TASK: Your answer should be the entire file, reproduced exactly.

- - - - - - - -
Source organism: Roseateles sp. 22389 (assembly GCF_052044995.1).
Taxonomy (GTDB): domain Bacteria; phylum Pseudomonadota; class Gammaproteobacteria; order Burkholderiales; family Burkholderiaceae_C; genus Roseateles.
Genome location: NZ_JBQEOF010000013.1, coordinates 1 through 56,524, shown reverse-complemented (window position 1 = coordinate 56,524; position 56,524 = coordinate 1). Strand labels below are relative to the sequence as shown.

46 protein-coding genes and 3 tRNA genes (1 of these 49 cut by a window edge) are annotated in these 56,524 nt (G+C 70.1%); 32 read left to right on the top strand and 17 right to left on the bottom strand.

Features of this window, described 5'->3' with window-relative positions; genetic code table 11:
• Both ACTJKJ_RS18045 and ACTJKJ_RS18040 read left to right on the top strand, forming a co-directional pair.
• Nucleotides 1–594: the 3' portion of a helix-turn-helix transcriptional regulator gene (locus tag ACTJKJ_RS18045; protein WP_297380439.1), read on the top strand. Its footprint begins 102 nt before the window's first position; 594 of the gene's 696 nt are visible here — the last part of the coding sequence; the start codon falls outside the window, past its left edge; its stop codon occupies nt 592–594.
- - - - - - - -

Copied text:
Source organism: Roseateles sp. 22389 (assembly GCF_052044995.1).
Taxonomy (GTDB): domain Bacteria; phylum Pseudomonadota; class Gammaproteobacteria; order Burkholderiales; family Burkholderiaceae_C; genus Roseateles.
Genome location: NZ_JBQEOF010000013.1, coordinates 1 through 56,524, shown reverse-complemented (window position 1 = coordinate 56,524; position 56,524 = coordinate 1). Strand labels below are relative to the sequence as shown.

46 protein-coding genes and 3 tRNA genes (1 of these 49 cut by a window edge) are annotated in these 56,524 nt (G+C 70.1%); 32 read left to right on the top strand and 17 right to left on the bottom strand.

Features of this window, described 5'->3' with window-relative positions; genetic code table 11:
• Both ACTJKJ_RS18045 and ACTJKJ_RS18040 read left to right on the top strand, forming a co-directional pair.
• Nucleotides 1–594: the 3' portion of a helix-turn-helix transcriptional regulator gene (locus tag ACTJKJ_RS18045; protein WP_297380439.1), read on the top strand. Its footprint begins 102 nt before the window's first position; 594 of the gene's 696 nt are visible here — the last part of the coding sequence; the start codon falls outside the window, past its left edge; its stop codon occupies nt 592–594.